Theater, film and television actor Anthony Chisholm has died at age 77, The Katz Company, his talent management, announced Friday.
Chisholm was born on April 9, 1943, in Cleveland, Ohio and before he was a beloved actor he was a platoon leader for the U.S. Army’s 4th Armored Cavalry, 1st Infantry Division in the Vietnam War, according to Deadline. In 1987, Chisholm’s experience as a soldier in Vietnam was the inspiration for the HBO TV series Vietnam War Story.
But his career as an actor started soon after he returned from the war.
Upon returning to the US, Chisholm performed in The Boys from Syracuse and The Threepenny Opera at Karamu House in Cleveland, Ohio.
He made his film debut in the 1968 Uptight, directed by Jules Dassin. That launched a career that saw him in such films as Putney Swope in 1969 and Cotton Comes to Harlem in 1970.
Chisholm played the character Wolf in Two Trains Running which premiered on Broadway in 1992. While auditioning for the role in 1990, he met the play’s writer August Wilson and Chisholm became part of the production’s touring company before it hit broadway. Chisholm was also cast in Wilson’s play Jitney, which appeared off-Broadway in New York City in 2000. He went on to play roles in Wilson’s Gem of the Ocean in 2004 and his Pittsburgh Cycle play series in 2007 in which he earned a Tony Award nomination for his portrayal of Elder Joseph Barlow.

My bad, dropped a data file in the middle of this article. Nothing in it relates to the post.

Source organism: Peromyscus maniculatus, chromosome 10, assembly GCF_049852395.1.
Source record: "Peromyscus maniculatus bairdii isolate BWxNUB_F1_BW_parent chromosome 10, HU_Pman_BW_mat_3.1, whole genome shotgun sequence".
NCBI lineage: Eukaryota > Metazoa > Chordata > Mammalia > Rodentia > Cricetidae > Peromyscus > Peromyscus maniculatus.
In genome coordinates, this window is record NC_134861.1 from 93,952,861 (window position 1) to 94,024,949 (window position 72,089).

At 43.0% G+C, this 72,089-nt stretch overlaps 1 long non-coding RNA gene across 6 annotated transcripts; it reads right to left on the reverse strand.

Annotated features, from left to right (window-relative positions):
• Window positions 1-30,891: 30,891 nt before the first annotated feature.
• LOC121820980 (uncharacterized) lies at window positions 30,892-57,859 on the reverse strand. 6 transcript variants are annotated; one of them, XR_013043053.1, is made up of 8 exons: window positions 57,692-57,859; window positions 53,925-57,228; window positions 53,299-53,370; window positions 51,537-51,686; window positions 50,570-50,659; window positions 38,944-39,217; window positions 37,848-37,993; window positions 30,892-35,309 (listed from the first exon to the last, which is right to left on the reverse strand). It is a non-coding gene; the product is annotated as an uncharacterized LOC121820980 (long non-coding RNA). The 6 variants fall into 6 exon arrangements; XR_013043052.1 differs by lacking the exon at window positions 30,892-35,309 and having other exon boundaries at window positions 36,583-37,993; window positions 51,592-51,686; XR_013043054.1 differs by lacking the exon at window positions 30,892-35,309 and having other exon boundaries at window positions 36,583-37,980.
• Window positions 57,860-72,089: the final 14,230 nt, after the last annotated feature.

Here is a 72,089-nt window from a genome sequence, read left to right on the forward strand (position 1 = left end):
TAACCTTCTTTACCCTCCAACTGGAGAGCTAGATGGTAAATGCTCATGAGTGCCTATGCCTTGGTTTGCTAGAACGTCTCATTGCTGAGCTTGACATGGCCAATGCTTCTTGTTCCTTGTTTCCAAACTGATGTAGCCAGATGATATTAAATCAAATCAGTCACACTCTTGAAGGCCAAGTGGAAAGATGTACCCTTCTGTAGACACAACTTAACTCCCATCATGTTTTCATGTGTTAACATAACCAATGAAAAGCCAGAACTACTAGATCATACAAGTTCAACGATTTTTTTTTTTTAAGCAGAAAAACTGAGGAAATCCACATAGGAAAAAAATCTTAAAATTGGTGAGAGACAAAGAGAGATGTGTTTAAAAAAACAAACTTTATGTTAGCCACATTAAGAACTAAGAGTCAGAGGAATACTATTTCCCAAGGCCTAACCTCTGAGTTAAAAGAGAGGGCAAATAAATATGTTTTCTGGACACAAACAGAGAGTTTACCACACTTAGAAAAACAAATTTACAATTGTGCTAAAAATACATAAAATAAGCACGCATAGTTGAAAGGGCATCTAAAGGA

But, again, Chisholm’s career went well beyond the stage. His TV credits include HBO’s Oz in which he played the role of Burr Redding for three seasons. He also played roles in HBO’s High Maintenance as well as Law & Order: SVU.
His film career includes roles in Premium Rush, Spike Lee’s Chi-Raq, and Going in Style where he appeared alongside Morgan Freeman, Christopher Lloyd and Michael Caine.
According to Hollywood Reporter, Chisholm received the NAACP Theatre Award in addition to numerous other accolades recognizing his career in theater.
“The Katz Company is saddened to announce the passing of our longtime friend and client, Tony-Nominee, Anthony Chisholm,” president Jeremy Katz said in a statement, according to Variety. “Affectionately called ‘Chiz,’ he was an actor and storyteller like none-other, embodying loyalty, devotion, and compassion to his artistry.”
Fellow actor Viola Davis expressed her sadness over Chisholm’s passing in a tweet Saturday morning.
Oh man!! Why did I think you would live forever?” she tweeted. “Love you Anthony....The acting world will miss your wisdom, your immense talent, your generosity. You were a survivor. Goodnight King. Sleep well. You earned it.”
Chisholm is survived by his son, Alexander and his daughter Che, as well as son-in-law Peter and grandchildren Ravi and Avani, according to Hollywood Reporter.
The cause of his death has not been revealed.